Families Outside take key issues facing families affected by imprisonment to the Scottish Parliament once again
At Families Outside, we continue to advocate for the rights of children and families affected by imprisonment, and we were delighted to deliver a parliamentary event on Tuesday 30th May 2023. The event was hosted by Rona Mackay MSP, with the support of many other MSPs, key partners and the Cabinet Secretary for Justice and Home Affairs, Angela Constance.
Families Outside recently conducted research into the financial impact of imprisonment and release to family members, publishing the Paying the Price project report in March this year. The event aimed to highlight the findings of this research as well as key policy solutions suggested as part of the project. We wanted to have the opportunity to engage MSPs and key stakeholders in the research findings and recommendations, with a view to working together to find solutions that will improve outcomes for children and families affected by imprisonment across Scotland.
We were delighted to have a range of speakers and participants throughout the evening acknowledge the importance of the research findings and commit to doing what they can to support the recommendations.
The event was officially opened by Rona Mackay MSP, who welcomed the research and its practical recommendations, noting that she has seen, in her own constituency, people struggling to walk extra miles to a prison visit because of the cost of the bus that would take them closer to the prison.
Rona was followed by Angela Constance, the Cabinet Secretary for Justice and Home Affairs, who acknowledged the importance of this research for families.
Professor Nancy Loucks, CEO at Families Outside, provided some information on the context for which the research was conducted, and reminded everyone that the findings were collected prior to the start of the cost-of-living crisis and rise in inflation. How much worse might they be now?
“…if people weren’t struggling financially before someone went to prison – which, for the most part, they were – they definitely will be afterwards.”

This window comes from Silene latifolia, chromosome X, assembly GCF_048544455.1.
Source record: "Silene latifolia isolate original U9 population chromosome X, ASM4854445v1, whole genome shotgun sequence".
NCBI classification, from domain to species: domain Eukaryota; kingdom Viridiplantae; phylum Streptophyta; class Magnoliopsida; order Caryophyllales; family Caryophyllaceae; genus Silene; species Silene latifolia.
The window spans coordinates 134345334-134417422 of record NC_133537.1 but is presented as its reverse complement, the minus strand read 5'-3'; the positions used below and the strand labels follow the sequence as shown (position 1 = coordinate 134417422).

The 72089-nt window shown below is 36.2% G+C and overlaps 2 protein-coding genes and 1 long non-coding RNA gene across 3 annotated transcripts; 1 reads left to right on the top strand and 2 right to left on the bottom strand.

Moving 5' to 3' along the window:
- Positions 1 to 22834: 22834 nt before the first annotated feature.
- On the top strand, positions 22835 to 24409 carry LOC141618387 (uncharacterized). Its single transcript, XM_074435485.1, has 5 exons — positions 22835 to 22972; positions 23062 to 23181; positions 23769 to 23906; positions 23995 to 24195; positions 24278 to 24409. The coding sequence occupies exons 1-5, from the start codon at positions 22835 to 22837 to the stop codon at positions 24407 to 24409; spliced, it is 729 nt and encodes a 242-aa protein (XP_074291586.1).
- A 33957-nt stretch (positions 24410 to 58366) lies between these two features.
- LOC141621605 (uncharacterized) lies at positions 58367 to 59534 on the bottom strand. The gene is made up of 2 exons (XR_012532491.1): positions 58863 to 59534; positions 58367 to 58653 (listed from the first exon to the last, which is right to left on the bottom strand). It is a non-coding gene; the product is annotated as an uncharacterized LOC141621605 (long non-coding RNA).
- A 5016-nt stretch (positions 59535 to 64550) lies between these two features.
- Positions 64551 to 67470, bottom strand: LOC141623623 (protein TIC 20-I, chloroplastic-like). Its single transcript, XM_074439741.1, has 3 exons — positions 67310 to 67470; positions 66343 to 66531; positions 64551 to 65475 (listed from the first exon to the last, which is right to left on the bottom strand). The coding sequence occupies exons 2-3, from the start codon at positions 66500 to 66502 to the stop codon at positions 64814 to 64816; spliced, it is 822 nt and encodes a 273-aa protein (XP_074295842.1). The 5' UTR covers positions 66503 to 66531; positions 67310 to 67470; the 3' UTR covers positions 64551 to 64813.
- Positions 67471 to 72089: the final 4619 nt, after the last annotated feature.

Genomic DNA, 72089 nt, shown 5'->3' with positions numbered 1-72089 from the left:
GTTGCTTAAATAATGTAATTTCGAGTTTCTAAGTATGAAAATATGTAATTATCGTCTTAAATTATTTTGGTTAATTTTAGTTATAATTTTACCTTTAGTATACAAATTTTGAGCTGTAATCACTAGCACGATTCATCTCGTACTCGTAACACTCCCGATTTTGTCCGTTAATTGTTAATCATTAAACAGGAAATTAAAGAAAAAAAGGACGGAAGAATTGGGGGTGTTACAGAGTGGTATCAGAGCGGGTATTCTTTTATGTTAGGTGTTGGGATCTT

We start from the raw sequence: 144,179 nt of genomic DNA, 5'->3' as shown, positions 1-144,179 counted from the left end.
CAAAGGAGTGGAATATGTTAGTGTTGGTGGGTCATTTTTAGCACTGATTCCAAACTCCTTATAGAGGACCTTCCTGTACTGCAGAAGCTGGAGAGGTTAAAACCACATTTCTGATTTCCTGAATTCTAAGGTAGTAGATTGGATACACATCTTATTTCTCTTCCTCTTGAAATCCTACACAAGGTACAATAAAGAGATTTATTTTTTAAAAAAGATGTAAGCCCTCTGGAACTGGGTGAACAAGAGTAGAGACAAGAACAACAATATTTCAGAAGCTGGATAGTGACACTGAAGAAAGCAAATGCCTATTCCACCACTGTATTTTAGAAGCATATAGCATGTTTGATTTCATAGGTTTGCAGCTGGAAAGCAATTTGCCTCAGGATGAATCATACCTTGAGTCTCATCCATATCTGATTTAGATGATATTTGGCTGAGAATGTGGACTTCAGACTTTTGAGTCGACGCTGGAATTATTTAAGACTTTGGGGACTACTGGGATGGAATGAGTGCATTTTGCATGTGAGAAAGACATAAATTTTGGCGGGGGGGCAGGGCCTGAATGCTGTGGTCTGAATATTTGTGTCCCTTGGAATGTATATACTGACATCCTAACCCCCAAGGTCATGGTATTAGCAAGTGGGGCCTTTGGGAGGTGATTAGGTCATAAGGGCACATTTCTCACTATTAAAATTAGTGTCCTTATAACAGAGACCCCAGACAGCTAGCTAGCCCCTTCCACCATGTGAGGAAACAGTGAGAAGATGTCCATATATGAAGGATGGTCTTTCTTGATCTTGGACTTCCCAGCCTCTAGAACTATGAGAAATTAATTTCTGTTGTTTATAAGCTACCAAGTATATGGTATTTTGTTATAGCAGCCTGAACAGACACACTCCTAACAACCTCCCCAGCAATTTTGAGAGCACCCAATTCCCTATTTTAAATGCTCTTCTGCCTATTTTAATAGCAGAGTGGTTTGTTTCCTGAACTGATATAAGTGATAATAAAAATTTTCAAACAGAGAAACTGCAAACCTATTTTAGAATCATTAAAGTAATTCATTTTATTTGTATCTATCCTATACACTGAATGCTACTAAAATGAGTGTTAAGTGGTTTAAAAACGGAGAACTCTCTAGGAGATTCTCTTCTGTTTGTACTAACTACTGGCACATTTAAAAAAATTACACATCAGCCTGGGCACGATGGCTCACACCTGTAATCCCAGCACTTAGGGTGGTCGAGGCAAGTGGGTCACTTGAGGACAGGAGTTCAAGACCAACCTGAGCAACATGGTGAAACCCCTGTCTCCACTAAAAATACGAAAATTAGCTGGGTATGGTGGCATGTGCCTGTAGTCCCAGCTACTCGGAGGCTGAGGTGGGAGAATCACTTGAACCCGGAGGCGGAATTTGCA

It was highlighted that of the 51 people who took part in the research, 50 of these were women. In fact, 85% of the people Families Outside supports via the Helpline and 90% of those receiving one-to-one support from us in their local areas are women. The impact of imprisonment is often a women’s issue. Although this is not always the case, women are most often the ones left behind to deal with the aftermath when someone goes to prison.
Guests also heard from family members and Dr Briege Nugent and Jodie Gorman, the researchers who worked on the project, as part of a panel discussion. The panel underlined the financial impacts of imprisonment and potential solutions as part of engaging statements and a Q&A discussion.
Powerful testimony from family members certainly helped to shine a light on the issues facing families. Families are often unseen, unheard, and unsupported. They asked to be better recognised, supported, and simply respected when their family member is going through the justice system.
“I would like more support and information for families.”
“I want to be treated with respect. Like a human being who has rights.”
“My main issue is the stigma attached to supporting someone in prison.”
We also heard from Scott McLellan, Head of Social Justice for the Scottish Prison Service, who acknowledged the ways in which the research helps prison staff better understand families’ experiences and how it can be taken forward in future to make positive change.
Toni Groundwater, Head of External Engagement for Families Outside, talked of the next steps of the project and welcomed future collaborations in the name of improving outcomes for families. Toni also highlighted key issues such as travel, costs of snacks at visits and the cost of sending items into prison, where simple, practical solutions could be adopted to make significant improvements for many families.
Every family is unique, and Toni called for everyone not to make assumptions about who families affected by imprisonment or what they might need, but to simply ask and involve them. It is vital to ensure that families are visible, in the design and delivery of our services and policies in Scotland.
“The research clearly demonstrates that imprisonment creates, sustains, and deepens poverty amongst children and families – we urge anyone that can do something to help to please, do it… and do it soon.”
Please read the report and key recommendations here and get in touch with us if you want to discuss anything further. We are keen to work together to improve things for many children and families across the country who are so often forgotten.
What we need now more than ever is action!